Gains and Losses: Media review foreign SWF practices

CHEERS TO GMA-7’s 24 Oras, VERA Files, and Rappler for reports that reviewed how other countries manage their respective Sovereign Wealth Funds (SWF). While the media correctly produced explainers on the issue and interviewed experts who provided the public more information and opinion, the three news accounts stood out for reviewing in detail the actual practices of other countries. Their accounts provided significant points of comparison with the House-proposed Maharlika Investment Fund.

In Rappler’s December 13 report, Lance Spencer Yu explained that an SWF operates on similar concepts of a mutual fund or unit investment trust fund (UITF), but it is implemented at the state level. “Like these other investment funds, it also gathers a big pool of capital from different investors and becomes a way to earn interest on what would otherwise become idle savings,” the report said.

Yu proceeded to differentiate how various countries use SWFs: for profit, for social returns, or for infrastructure. In particular, Norway and Singapore use profits from their excess funds to finance their national budgets; Quebec in Canada uses SWF to invest in renewable energy start-ups and local businesses as a social return; while Timor-Leste uses the unspent funds retained by the SWF for infrastructure. 

But while there are certainly successful SWFs, Rappler cited the World Bank which noted instances when funds “have served as channels for corruption and patronage.” Yu cited as an example Angola’s SWF that became embroiled in scandal after the fund’s manager invested hundreds of millions of dollars in projects in which he and the fund’s chairman had an interest. $1.2 billion in derivatives investments were also put into Libya’s SWF, and lost $1.18 billion. Malaysian ex-prime minister Najib Razak also managed to exert his influence on Malaysia’s SWF even without being designated as the head of the fund, “siphoning away as much as $1 billion for himself.”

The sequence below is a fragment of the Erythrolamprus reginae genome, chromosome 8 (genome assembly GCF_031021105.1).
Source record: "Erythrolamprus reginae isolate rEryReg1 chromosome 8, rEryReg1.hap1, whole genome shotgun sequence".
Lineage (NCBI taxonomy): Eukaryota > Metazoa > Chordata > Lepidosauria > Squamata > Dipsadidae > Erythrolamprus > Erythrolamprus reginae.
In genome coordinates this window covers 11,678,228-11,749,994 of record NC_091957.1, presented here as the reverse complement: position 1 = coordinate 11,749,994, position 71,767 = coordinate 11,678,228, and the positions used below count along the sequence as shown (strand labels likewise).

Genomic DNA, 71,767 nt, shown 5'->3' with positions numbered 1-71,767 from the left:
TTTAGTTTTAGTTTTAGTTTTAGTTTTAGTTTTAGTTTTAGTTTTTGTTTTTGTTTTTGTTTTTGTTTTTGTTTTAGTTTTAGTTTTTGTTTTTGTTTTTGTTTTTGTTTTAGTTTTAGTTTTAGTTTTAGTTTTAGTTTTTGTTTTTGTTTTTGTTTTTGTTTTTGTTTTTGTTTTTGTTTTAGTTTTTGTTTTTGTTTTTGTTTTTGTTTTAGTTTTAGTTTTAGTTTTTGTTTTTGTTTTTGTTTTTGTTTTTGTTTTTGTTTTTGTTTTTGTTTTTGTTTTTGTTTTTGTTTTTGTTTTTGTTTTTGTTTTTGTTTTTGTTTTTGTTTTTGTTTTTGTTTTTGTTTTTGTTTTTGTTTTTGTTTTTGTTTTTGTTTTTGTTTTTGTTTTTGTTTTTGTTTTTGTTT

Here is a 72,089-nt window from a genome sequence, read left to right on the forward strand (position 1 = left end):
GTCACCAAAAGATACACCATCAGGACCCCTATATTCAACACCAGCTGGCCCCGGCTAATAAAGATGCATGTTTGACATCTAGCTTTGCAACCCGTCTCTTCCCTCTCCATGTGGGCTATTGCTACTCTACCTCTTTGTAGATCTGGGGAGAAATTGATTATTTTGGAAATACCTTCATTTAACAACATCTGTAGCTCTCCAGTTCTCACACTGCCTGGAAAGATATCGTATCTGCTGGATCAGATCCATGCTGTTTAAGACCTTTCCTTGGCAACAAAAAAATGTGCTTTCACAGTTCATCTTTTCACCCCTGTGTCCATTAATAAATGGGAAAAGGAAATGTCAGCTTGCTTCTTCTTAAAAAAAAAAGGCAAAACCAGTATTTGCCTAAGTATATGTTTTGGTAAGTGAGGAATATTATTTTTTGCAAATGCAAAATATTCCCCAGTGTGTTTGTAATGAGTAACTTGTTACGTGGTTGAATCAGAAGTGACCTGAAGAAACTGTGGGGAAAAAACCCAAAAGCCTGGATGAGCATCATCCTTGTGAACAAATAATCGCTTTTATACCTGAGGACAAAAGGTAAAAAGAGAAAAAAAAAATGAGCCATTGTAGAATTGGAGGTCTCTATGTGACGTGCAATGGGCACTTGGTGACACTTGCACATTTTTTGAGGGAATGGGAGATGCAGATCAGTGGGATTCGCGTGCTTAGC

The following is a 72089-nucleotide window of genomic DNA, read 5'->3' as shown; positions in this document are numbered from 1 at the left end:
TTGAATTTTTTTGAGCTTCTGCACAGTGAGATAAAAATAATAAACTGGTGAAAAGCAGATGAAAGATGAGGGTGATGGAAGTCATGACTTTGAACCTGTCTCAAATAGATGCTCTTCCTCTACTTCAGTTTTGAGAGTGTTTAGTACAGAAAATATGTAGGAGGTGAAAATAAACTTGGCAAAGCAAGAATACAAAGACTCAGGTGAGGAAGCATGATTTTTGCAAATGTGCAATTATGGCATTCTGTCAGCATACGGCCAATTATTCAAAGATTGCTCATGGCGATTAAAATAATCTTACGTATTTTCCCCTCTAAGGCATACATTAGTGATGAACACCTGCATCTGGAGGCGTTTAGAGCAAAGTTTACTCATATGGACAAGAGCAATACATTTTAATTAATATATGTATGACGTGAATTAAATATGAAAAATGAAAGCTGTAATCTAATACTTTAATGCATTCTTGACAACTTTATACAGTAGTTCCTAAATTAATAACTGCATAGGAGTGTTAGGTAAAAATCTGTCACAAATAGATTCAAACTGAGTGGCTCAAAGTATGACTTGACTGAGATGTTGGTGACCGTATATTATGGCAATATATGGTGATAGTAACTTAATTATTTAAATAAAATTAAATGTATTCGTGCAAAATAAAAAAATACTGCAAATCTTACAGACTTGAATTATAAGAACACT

Going back to the question of whether SWF is worth trying here in the Philippines, Yu explained that most SWFs are financed using the budget surplus of their governments, such as in the case of Norway, Qatar and Saudi Arabia. Some countries with low or declining public debt levels have also set up their own funds, such as Botswana and Russia. 

But the Philippines has neither a budget surplus nor low public debt levels, putting it in “a bad situation to start such a fund.” Experts also pointed to the country’s history of fund mismanagement and scandals such as the Coco Levy, PhilHealth, and SSS fund scandals.

On December 7, GMA-7’s Chino Gaston explained that 88 countries have already established the said fund, including first world and developing countries like Australia, New Zealand, the US, Angola and Uganda. Products like oil, instead of hiding them as reserves, are invested to gain more, Gaston said in Filipino. But if history is to be reviewed, Norway and Singapore, for example, faced losses instead of gains because of financial and economic crises. Norway lost $174 B due to the Russian-Ukraine war and COVID-19 pandemic while Singapore also incurred losses when it invested in US real estate markets and banks that closed down due to the financial crisis. Gaston also cited the case of Malaysia and its ex-prime minister’s corruption scandal.

Meanwhile, VERA Files on December 9 focused on Norway, Kiribati and Malaysia. The report noted that Norway established its SWF after discovering oil in the North Sea in 1969, only spending the expected return of the fund to ensure the longevity of the fund. Further, Kiribati established its SWF with proceeds from guano, a fertilizer from the excrement of bats and seabirds. Although Kiribati’s reserves were depleted in 1979, the report noted that the SWF helped especially amid the COVID-19 pandemic. Finally, Malaysia’s SWF was created in 2009 and was a part of Razak’s plan to alleviate poverty. However, as mentioned by the aforementioned reports, Razak was found guilty of transferring a huge amount of dollars to his personal bank account.

These three accounts correctly pieced together information that the Philippine government should look into. These reports also help the public know more about the SWF so they can have informed opinions on whether they are willing to put their own money into this questionable fund.